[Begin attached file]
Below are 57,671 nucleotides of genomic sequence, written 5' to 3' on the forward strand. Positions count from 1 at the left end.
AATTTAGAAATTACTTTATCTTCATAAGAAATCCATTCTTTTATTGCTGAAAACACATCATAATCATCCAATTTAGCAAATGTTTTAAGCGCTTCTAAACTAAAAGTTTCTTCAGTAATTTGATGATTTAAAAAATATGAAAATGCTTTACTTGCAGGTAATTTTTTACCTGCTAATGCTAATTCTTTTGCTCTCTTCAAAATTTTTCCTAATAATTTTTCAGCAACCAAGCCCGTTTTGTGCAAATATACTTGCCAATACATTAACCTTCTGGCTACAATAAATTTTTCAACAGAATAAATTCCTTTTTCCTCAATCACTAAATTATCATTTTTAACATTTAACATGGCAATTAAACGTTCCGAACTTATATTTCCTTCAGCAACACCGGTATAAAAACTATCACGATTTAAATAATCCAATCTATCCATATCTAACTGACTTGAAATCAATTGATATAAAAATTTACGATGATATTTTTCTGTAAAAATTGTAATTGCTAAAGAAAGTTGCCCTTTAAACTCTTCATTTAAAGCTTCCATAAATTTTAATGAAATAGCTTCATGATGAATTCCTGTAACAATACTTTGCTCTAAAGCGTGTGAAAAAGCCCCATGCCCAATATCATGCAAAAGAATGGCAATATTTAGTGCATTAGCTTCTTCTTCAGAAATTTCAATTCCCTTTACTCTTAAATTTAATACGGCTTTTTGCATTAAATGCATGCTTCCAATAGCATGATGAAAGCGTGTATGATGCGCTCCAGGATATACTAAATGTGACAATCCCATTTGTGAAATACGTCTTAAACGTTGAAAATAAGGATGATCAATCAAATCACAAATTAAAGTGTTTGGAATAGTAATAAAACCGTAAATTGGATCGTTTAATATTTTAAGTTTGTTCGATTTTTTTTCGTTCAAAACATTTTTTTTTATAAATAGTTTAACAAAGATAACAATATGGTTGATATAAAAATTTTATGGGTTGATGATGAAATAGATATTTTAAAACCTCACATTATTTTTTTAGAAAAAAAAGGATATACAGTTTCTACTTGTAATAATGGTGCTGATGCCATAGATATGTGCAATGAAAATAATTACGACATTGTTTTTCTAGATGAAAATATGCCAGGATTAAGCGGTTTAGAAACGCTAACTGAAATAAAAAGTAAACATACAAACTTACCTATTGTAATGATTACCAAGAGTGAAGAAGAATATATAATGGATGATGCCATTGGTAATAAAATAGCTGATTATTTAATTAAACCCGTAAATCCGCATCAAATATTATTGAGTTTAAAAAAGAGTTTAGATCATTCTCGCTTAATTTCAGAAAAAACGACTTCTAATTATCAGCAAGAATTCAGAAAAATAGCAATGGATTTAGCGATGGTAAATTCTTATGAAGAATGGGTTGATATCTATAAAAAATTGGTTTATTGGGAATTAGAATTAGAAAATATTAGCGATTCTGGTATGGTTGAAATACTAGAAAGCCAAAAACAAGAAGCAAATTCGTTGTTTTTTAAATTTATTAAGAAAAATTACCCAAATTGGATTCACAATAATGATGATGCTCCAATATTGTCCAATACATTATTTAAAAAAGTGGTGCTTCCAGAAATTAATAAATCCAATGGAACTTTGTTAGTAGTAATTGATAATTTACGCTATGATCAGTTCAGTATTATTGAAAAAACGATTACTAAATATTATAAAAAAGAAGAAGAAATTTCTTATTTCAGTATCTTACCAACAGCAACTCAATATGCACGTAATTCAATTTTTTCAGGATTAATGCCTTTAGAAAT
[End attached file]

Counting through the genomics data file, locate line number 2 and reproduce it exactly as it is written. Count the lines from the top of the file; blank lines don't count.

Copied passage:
AATTTAGAAATTACTTTATCTTCATAAGAAATCCATTCTTTTATTGCTGAAAACACATCATAATCATCCAATTTAGCAAATGTTTTAAGCGCTTCTAAACTAAAAGTTTCTTCAGTAATTTGATGATTTAAAAAATATGAAAATGCTTTACTTGCAGGTAATTTTTTACCTGCTAATGCTAATTCTTTTGCTCTCTTCAAAATTTTTCCTAATAATTTTTCAGCAACCAAGCCCGTTTTGTGCAAATATACTTGCCAATACATTAACCTTCTGGCTACAATAAATTTTTCAACAGAATAAATTCCTTTTTCCTCAATCACTAAATTATCATTTTTAACATTTAACATGGCAATTAAACGTTCCGAACTTATATTTCCTTCAGCAACACCGGTATAAAAACTATCACGATTTAAATAATCCAATCTATCCATATCTAACTGACTTGAAATCAATTGATATAAAAATTTACGATGATATTTTTCTGTAAAAATTGTAATTGCTAAAGAAAGTTGCCCTTTAAACTCTTCATTTAAAGCTTCCATAAATTTTAATGAAATAGCTTCATGATGAATTCCTGTAACAATACTTTGCTCTAAAGCGTGTGAAAAAGCCCCATGCCCAATATCATGCAAAAGAATGGCAATATTTAGTGCATTAGCTTCTTCTTCAGAAATTTCAATTCCCTTTACTCTTAAATTTAATACGGCTTTTTGCATTAAATGCATGCTTCCAATAGCATGATGAAAGCGTGTATGATGCGCTCCAGGATATACTAAATGTGACAATCCCATTTGTGAAATACGTCTTAAACGTTGAAAATAAGGATGATCAATCAAATCACAAATTAAAGTGTTTGGAATAGTAATAAAACCGTAAATTGGATCGTTTAATATTTTAAGTTTGTTCGATTTTTTTTCGTTCAAAACATTTTTTTTTATAAATAGTTTAACAAAGATAACAATATGGTTGATATAAAAATTTTATGGGTTGATGATGAAATAGATATTTTAAAACCTCACATTATTTTTTTAGAAAAAAAAGGATATACAGTTTCTACTTGTAATAATGGTGCTGATGCCATAGATATGTGCAATGAAAATAATTACGACATTGTTTTTCTAGATGAAAATATGCCAGGATTAAGCGGTTTAGAAACGCTAACTGAAATAAAAAGTAAACATACAAACTTACCTATTGTAATGATTACCAAGAGTGAAGAAGAATATATAATGGATGATGCCATTGGTAATAAAATAGCTGATTATTTAATTAAACCCGTAAATCCGCATCAAATATTATTGAGTTTAAAAAAGAGTTTAGATCATTCTCGCTTAATTTCAGAAAAAACGACTTCTAATTATCAGCAAGAATTCAGAAAAATAGCAATGGATTTAGCGATGGTAAATTCTTATGAAGAATGGGTTGATATCTATAAAAAATTGGTTTATTGGGAATTAGAATTAGAAAATATTAGCGATTCTGGTATGGTTGAAATACTAGAAAGCCAAAAACAAGAAGCAAATTCGTTGTTTTTTAAATTTATTAAGAAAAATTACCCAAATTGGATTCACAATAATGATGATGCTCCAATATTGTCCAATACATTATTTAAAAAAGTGGTGCTTCCAGAAATTAATAAATCCAATGGAACTTTGTTAGTAGTAATTGATAATTTACGCTATGATCAGTTCAGTATTATTGAAAAAACGATTACTAAATATTATAAAAAAGAAGAAGAAATTTCTTATTTCAGTATCTTACCAACAGCAACTCAATATGCACGTAATTCAATTTTTTCAGGATTAATGCCTTTAGAAAT